Late diagnosis of HIV infection: the role of age and sex.
BACKGROUND: Late diagnosis of human immunodeficiency virus (HIV) infection is detrimental to infected persons and to the public health. The objective of this study was to identify factors associated with late diagnosis of HIV infection, defined as an initial CD4 count <200 cells/microL, in a cohort of recently diagnosed persons. Additionally, we evaluated factors associated with HIV infection being diagnosed during hospitalization. METHODS: This was a cross-sectional study of a university-based HIV clinic in the southeastern US. Patients with newly diagnosed HIV infection evaluated at the Duke University HIV clinic between October 2002 and August 2004 were included in this analysis. Socio-demographic variables, site of HIV diagnosis, opportunistic infections present at diagnosis, initial CD4 count, and initial HIV RNA level were recorded for study subjects. RESULTS: Forty-nine percent of subjects met the immunologic definition of AIDS at the time of HIV diagnosis (CD4 count <200 cells/microL). In multivariable logistic regression analyses, older patients were more likely to be diagnosed with a CD4 count <200 cells/microL (adjusted odds ratio [AOR] 1.72, 95% confidence interval [CI], 1.12-2.64, P=.01), and older patients (AOR 1.79, 95% CI, 1.07-3.12, P=.03) and women (AOR 6.74, 95% CI, 2.08-21.81, P=0.001) were more likely to be diagnosed during hospitalization. CONCLUSIONS: Late diagnosis of HIV infection is a considerable problem, particularly for older patients. Inpatient diagnosis of HIV infection is significantly more common among women and older patients. Improved HIV testing strategies may allow for more timely diagnosis of HIV infection, which may benefit both the infected individual and society.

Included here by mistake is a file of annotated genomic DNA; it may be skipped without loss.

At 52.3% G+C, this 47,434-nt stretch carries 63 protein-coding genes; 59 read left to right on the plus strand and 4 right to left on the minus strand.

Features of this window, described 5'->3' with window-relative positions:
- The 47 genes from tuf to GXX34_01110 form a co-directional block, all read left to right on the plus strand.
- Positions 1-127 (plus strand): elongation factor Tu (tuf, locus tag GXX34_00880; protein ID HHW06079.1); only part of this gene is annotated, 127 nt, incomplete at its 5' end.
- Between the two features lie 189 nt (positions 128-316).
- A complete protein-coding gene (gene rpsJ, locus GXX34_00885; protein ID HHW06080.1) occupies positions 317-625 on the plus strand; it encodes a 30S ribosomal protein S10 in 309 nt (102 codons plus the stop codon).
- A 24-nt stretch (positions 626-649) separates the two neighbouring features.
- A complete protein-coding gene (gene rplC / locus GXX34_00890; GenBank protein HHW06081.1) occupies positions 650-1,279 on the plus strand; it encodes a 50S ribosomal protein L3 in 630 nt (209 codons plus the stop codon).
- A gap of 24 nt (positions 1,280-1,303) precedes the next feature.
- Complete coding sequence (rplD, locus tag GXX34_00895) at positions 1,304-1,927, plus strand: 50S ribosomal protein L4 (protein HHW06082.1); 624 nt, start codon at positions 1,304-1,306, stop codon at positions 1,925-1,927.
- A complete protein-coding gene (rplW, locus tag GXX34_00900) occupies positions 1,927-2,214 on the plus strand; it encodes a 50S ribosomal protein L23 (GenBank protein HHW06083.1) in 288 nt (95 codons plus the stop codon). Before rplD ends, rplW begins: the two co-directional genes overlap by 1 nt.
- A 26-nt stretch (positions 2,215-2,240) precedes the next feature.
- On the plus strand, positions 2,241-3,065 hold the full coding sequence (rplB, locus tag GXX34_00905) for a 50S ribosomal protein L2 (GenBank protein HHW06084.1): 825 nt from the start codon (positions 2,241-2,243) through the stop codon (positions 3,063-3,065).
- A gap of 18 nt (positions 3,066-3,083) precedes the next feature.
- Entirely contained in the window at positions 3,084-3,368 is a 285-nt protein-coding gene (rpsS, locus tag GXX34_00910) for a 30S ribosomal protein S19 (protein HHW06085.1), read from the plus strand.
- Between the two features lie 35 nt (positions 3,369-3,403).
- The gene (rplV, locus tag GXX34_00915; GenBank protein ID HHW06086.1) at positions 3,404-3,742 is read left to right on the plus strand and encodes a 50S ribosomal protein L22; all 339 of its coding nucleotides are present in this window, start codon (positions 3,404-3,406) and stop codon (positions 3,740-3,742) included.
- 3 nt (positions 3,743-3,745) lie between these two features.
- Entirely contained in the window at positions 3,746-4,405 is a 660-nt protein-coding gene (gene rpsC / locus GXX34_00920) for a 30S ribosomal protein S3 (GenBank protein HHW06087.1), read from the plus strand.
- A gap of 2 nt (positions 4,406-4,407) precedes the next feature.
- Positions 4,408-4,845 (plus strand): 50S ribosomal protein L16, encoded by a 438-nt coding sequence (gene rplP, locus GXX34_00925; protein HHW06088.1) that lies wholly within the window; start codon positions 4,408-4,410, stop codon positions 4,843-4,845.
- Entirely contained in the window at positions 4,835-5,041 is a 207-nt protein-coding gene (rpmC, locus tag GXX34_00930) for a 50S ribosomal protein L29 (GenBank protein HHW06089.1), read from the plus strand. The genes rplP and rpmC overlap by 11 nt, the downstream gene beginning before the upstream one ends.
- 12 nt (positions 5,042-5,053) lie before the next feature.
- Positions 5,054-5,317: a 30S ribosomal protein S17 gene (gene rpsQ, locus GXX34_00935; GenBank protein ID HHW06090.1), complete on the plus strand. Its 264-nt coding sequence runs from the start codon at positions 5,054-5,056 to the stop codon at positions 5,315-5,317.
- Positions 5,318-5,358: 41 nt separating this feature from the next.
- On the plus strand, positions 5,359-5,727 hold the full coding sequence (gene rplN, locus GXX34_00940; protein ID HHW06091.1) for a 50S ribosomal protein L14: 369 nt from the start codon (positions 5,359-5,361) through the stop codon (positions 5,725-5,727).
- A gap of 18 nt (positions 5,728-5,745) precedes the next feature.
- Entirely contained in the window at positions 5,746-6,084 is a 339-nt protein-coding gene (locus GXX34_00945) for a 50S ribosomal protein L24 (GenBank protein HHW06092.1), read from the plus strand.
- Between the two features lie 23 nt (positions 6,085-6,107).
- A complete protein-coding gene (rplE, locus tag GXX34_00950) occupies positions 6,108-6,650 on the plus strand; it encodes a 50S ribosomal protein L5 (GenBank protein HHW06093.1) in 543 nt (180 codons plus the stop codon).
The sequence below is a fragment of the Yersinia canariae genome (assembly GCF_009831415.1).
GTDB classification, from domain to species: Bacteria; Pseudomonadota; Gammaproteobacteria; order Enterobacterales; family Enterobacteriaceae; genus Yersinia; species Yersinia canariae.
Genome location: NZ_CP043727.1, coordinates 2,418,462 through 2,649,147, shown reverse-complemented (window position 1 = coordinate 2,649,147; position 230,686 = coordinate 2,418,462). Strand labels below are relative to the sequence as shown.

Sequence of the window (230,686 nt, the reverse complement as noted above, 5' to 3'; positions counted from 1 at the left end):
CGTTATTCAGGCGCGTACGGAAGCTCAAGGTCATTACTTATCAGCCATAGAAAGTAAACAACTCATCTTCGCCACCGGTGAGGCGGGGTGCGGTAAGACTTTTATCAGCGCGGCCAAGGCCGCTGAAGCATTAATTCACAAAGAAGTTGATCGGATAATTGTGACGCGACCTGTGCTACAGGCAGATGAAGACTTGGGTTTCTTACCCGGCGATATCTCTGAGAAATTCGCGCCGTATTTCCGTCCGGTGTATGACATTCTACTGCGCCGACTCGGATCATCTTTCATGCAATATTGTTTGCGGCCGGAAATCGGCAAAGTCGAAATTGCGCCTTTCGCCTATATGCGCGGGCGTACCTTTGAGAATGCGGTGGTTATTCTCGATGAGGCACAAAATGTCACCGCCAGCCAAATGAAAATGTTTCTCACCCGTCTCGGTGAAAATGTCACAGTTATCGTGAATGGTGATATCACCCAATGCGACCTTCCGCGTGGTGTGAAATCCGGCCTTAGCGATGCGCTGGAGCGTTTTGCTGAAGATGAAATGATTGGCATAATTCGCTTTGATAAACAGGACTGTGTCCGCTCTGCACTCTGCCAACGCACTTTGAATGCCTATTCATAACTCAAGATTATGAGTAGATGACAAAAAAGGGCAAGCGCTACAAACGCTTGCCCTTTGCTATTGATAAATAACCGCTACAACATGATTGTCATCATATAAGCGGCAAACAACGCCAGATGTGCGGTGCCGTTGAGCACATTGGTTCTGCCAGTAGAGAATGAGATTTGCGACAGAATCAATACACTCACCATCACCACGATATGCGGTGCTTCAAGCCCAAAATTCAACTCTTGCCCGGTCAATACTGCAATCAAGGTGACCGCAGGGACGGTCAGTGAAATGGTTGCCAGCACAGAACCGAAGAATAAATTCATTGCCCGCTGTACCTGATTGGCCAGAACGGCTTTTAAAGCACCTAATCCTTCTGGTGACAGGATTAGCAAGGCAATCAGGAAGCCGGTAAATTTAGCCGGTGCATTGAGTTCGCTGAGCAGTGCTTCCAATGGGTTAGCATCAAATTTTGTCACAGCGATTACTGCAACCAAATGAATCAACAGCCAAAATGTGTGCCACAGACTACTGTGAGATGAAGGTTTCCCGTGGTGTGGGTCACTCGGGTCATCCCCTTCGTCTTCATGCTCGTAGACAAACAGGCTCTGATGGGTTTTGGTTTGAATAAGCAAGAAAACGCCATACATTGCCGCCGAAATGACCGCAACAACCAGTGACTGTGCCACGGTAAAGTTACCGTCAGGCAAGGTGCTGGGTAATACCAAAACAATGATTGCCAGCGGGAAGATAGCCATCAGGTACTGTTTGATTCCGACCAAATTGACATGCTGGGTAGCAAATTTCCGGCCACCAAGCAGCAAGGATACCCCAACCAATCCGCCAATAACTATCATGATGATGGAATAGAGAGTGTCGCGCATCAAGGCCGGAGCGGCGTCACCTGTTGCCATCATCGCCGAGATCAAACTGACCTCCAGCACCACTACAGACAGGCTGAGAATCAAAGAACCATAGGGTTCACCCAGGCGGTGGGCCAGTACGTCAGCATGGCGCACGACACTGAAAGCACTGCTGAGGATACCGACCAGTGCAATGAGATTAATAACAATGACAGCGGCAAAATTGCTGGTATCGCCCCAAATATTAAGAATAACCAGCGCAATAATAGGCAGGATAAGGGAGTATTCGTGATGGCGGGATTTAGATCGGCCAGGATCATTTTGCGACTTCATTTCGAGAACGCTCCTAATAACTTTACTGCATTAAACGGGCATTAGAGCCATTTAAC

Mugavero, MJ; Castellano, C; Edelman, D; Hicks, C
Volume / Issue
Start / End Page
Pubmed Central ID
Electronic International Standard Serial Number (EISSN)
Digital Object Identifier (DOI)